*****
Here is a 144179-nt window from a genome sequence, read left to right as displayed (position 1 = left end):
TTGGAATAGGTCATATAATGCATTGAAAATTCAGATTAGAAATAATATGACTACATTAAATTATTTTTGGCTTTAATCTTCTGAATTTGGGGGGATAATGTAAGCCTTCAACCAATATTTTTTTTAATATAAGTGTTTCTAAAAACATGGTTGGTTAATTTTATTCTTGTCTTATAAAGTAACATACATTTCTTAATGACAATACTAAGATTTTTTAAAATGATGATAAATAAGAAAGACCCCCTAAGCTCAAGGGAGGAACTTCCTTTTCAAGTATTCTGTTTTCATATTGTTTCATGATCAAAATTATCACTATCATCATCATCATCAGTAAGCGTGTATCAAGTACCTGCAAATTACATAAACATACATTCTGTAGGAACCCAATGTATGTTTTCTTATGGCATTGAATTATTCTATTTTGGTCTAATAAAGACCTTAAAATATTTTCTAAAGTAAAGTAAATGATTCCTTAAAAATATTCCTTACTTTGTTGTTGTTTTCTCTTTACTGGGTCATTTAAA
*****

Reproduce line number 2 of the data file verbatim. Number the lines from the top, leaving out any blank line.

TTGGAATAGGTCATATAATGCATTGAAAATTCAGATTAGAAATAATATGACTACATTAAATTATTTTTGGCTTTAATCTTCTGAATTTGGGGGGATAATGTAAGCCTTCAACCAATATTTTTTTTAATATAAGTGTTTCTAAAAACATGGTTGGTTAATTTTATTCTTGTCTTATAAAGTAACATACATTTCTTAATGACAATACTAAGATTTTTTAAAATGATGATAAATAAGAAAGACCCCCTAAGCTCAAGGGAGGAACTTCCTTTTCAAGTATTCTGTTTTCATATTGTTTCATGATCAAAATTATCACTATCATCATCATCATCAGTAAGCGTGTATCAAGTACCTGCAAATTACATAAACATACATTCTGTAGGAACCCAATGTATGTTTTCTTATGGCATTGAATTATTCTATTTTGGTCTAATAAAGACCTTAAAATATTTTCTAAAGTAAAGTAAATGATTCCTTAAAAATATTCCTTACTTTGTTGTTGTTTTCTCTTTACTGGGTCATTTAAA